Cone -Rod Dystrophy form of Progressive Retinal Atrophy in the Wire-Haired Dachshund (Miniature and Standard)
Progressive retinal atrophy (PRA) is a disease of the retina. This tissue, located inside the back of the eye, contains specialized cells called photoreceptors that absorb the light focused on them by the eye’s lens, and convert this light into electrical nerve signals which are then interpreted by the brain as vision. These photoreceptors are divided into two groups; the cones which aid bright light and colour vision, and the rods which facilitate low light or night vision. PRA is an inherited condition and occurs in many different forms across a wide variety of dog breeds, resulting in the loss of vision, and more often leading to blindness.
Unfortunately, at this time there is no treatment or cure for PRA. Clinical diagnosis should be made by a veterinary ophthalmologist using the methods of indirect ophthalmoscopy and/or electroretinography, although this can only observe affected dogs after symptoms have developed and will never detect the symptomless carriers.
Cone-rod dystrophy (CRD) is a type of PRA which first affects the cones in the retina, so initially results in day blindness for sufferers, and then the rods begin degenerating secondarily. Researchers in Norway, Sweden and the USA have combined to identify a change (mutation) in a gene called nephroretinin (NPHP4) that causes early-onset CRD. They compared 13 different sets of Standard Wire-Haired Dachshund siblings (one sibling with CRD and one without). The NPHP4 gene was found to be shorter in all of the clinically PRA affected dogs. Within the group of dogs used in their research, the age of initial CRD (NHPH4) onset for affected dogs varied between 10 months to 3 years, with complete retinal atrophy observed by 6 years old.
The mutation, or change to the structure of the gene, probably occurred spontaneously in a single dog but once in the population has been inherited from generation to generation like any other gene. The disorder shows an autosomal recessive mode of inheritance, and therefore two copies of the defective gene (one inherited from each parent) have to be present for a dog to be clinically affected by the disease.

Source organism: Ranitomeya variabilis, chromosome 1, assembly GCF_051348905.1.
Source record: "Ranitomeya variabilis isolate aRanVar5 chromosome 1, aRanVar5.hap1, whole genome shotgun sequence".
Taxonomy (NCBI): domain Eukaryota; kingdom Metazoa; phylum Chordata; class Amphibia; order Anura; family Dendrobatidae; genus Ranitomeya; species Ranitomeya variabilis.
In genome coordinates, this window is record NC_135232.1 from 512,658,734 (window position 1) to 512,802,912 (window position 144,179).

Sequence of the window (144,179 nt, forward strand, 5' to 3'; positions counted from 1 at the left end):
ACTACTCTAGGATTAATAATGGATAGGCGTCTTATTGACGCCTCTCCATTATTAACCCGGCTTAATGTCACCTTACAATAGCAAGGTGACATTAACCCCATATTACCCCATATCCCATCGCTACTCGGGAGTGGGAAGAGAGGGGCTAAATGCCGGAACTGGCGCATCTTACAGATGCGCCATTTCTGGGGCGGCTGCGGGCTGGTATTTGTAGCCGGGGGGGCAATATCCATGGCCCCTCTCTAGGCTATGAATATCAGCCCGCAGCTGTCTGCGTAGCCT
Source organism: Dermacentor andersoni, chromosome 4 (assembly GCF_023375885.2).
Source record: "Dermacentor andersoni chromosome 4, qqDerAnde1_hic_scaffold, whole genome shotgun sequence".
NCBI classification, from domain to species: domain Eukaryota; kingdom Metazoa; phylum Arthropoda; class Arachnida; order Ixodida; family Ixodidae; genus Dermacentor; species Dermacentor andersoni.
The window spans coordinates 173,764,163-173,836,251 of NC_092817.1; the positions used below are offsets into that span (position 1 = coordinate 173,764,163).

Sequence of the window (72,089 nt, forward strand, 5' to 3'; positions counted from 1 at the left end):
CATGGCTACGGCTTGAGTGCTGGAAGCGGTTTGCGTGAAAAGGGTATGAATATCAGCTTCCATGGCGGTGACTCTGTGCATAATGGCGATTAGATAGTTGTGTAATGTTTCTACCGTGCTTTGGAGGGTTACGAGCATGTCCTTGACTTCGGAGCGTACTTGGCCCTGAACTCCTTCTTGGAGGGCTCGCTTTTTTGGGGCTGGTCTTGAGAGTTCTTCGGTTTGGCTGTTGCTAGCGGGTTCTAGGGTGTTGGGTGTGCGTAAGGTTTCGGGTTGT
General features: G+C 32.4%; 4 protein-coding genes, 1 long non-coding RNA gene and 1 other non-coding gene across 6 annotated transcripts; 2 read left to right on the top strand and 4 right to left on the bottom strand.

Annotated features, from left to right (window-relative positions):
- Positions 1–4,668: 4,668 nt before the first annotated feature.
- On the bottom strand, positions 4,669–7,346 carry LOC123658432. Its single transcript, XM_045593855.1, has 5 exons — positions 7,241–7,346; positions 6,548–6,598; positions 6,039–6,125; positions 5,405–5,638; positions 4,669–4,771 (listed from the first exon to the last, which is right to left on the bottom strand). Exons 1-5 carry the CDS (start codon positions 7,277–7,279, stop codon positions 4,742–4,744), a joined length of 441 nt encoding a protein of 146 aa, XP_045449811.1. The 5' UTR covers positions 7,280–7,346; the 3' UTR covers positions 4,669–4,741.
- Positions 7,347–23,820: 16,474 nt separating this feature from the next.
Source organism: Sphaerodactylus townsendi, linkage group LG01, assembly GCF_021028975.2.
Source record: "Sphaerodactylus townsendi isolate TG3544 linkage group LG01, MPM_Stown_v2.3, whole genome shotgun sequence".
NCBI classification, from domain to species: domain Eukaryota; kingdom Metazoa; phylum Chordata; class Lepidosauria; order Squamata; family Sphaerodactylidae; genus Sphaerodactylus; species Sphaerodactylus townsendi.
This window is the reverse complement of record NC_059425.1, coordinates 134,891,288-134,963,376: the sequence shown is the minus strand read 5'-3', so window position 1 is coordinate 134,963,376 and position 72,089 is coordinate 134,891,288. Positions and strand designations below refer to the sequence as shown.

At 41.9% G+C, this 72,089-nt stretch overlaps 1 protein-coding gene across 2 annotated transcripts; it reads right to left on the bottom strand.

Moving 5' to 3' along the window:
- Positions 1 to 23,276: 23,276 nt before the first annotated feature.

In a recent research study at the Animal Health Trust, we have confirmed that the NHPH4 mutation also exists in Miniature Wire-Haired Dachshunds.
Our research shows that the frequency of the NHPH4 mutation in Miniature Wire-Haired Dachshunds is 3.1% - implying that the number of carriers in the UK population of Miniature Wire-Haired Dachshunds may approach 6 in 100 - although it has not currently been shown that the NHPH4 mutation causes PRA in Miniature Wire-Haired Dachshunds. We are offering the test now to breeders of Standard Wire-Haired Dachshunds and to breeders of Miniature Wire-Haired Dachhunds who have the NHPH4 mutation in their lines.
At the Animal Health Trust, we have already shown that the gene for another form of PRA, cord1, is also present in Miniature Wire-Haired Dachshunds and we do offer a DNA test for this form of PRA. Breeders should ensure, by taking appropriate veterinary advice, that they are requesting the correct DNA test.
The CRD test is available now and information on submitting samples is given below. Owners will be sent results identifying their dog as belonging to one of three categories:-
CLEAR: the dog has 2 copies of the normal gene and will neither develop this form of PRA, nor pass a copy of the CRD (NPHP4) mutation to any of its offspring.
CARRIER: the dog has one copy of the normal gene and one copy of the mutant gene that causes that causes the CRD (NPHP4) form of PRA in Standard Wire -haired Dachshunds. It will not develop the condition but will pass on the CRD (NPHP4) mutation to 50% (on average) of its offspring.
AFFECTED: Standard Wire-Haired Dachshunds having two copies of the CRD (NPHP4) mutation are highly likely to develop this cone-rod dystrophy form of PRA at some stage during their lifetime assuming they live to an appropriate age. Affected dogs will pass on a copy of the mutation to any offspring.
Carriers may still be bred to clear dogs. On average, 50% of such a litter will be clear and 50% carriers; there can be no genetically affected dog produced from such a mating. Pups which will be used for breeding can themselves be DNA tested to determine whether they are clear or carrier.
A description of the research into CRD in Standard Miniature Wire-Haired Dachshunds underlying this test can be found in:
Wiik,A.C, Wade,C., Biagi,T., Ropstad,E-O, Bjerkas,E., Lindblad-Toh,K. and Lingaas,F. (2008) A deletion in nephronophthisis 4 (NPHP4) is associated with recessive cone-rod dystrophy in standard wire-haired dachshund.Genome Res. 18 1415–1421.
Samples submitted should be cheek swabs (a non-invasive sampling method) obtained from the Animal Health Trust. Samples should be sent together with a completed DNA Testing form for each sample to Genetic Services, Animal Health Trust, Lanwades Park, Kentford, Newmarket, Suffolk CB8 7UU. The price of the test is £54, which includes both VAT and the cost of the mouth swab sampling kit.
Kits for taking cheek swabs are available via our webshop.